Engineers report that county building's walls are leaking
Contractors preparing to replace the roof on the St. Croix County Government Center got a nasty surprise -- the walls are deteriorating too.
If the problems continue around the building, repair costs could be about $750,000, guessed Facilities Manager Art Tobin.
An engineer who examined the building said the leaking may be due to improper design or to poor workmanship. Finance Committee members directed the county's attorney to begin looking for a law firm to help determine if the county can pursue action against the builder or architect.
As his company began "random water tests" in preparation for roof work on the 15-year-old building, it became apparent that some of the leaks were related not to the roof but to masonry, reported Terry Thone of Roof Spec Inc. of St. Paul.
Roof Spec senior consultant Joel Baresh went over a series of photographs and diagrams with Finance Committee members, showing an analysis of the west facade of the east wing of the Government Center.
The builders used "cavity wall construction," a design with a brick veneer on the outside separated by insulation and air space from the main cinder block wall, said Baresh.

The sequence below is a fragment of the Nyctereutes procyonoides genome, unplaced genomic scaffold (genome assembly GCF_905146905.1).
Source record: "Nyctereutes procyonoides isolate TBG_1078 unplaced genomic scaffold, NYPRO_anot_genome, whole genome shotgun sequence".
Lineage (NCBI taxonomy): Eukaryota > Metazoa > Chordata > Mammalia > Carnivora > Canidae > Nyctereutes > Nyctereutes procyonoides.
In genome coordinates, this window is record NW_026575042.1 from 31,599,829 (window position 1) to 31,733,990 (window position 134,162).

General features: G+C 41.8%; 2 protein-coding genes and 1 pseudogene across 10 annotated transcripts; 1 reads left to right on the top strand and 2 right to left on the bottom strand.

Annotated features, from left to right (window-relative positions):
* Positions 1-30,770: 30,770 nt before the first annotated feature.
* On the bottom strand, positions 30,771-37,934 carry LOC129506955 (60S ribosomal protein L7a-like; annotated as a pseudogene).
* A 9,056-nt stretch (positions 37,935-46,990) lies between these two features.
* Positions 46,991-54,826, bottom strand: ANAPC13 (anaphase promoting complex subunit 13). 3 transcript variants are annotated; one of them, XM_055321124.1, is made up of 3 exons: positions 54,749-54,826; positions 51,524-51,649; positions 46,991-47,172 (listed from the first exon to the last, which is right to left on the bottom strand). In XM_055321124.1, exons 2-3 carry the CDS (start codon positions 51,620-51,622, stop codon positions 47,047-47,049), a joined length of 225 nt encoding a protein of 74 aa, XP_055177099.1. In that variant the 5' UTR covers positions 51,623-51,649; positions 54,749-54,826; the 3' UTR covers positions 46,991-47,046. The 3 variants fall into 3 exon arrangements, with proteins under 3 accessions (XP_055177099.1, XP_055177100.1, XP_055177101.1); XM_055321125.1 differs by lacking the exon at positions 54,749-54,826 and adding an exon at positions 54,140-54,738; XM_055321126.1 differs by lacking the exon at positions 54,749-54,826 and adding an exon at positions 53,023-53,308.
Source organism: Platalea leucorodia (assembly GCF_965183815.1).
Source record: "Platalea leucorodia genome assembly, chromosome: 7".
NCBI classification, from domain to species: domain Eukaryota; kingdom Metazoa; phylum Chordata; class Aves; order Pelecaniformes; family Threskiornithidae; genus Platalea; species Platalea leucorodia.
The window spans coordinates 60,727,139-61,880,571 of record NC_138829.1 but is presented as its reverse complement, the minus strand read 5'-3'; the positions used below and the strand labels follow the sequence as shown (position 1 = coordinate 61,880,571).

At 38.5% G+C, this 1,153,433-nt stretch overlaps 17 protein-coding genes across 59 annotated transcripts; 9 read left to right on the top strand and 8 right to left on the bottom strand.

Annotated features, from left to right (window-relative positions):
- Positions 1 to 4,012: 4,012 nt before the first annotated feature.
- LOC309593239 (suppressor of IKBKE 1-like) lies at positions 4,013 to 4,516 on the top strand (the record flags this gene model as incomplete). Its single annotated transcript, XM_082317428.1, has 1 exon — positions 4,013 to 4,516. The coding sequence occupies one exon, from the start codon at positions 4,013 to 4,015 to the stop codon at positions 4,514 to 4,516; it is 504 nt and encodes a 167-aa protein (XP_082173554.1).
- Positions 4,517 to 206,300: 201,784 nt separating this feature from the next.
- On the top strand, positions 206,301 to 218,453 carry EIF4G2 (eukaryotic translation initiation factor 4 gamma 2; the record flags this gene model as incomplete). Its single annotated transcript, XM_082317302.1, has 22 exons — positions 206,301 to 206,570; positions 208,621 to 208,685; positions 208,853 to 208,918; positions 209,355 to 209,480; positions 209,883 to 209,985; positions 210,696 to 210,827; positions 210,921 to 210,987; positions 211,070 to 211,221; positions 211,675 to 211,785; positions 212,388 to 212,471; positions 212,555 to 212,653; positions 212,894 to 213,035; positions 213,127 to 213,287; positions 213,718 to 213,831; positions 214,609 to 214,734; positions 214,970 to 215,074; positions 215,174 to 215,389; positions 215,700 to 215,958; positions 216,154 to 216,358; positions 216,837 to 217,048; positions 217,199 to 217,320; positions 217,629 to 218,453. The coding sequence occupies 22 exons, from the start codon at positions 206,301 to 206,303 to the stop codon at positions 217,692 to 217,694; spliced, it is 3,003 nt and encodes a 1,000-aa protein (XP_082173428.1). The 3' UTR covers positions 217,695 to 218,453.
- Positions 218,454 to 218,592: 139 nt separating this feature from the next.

He said moisture is expected to enter between the walls, be directed by sheet metal or plastic flashing to the outside and drain out through weep vents along the bottom of the wall.
The contractors cut out portions of the exterior wall at several locations where there appeared to be problems, said Baresh.
He said findings included flashing that doesn't reach to the outside of the brick, thus allowing moisture into the wall, and cracks caused by water freezing in stone.
Roof Spec recommends removing a few courses of brick, installing new metal flashing where the wall meets the roof, installing new rope weeps along the bottom of walls and doing similar repairs around windows.
The company suggests incorporating about $240,000 worth of wall work into the roof repair schedule to save on mobilization and scaffolding costs and to assure that the new roof isn't damaged by wall work.
The wall analysis was limited to the west exterior facade on the east wing and the south exterior facade on the north wing.
Roof Spec engineers warned that similar conditions could be present on other sides of the building that aren't yet seeing moisture infiltration problems.
Supervisor Buck Malick suggested the work proceed on two tracks: Do the repairs needed before the roof is replaced and analyze the rest of the building.
Tobin said at this point mold isn't a problem in the building.
He asked for more time to go over the Roof Spec study. He told supervisors Thursday that he'd just gotten the report the previous day.
Corporation Counsel Greg Timmerman said several factors need to be looked at to determine if, and against whom, the county may have legal recourse.
"The critical thing here is when did we first know we had issues," he said.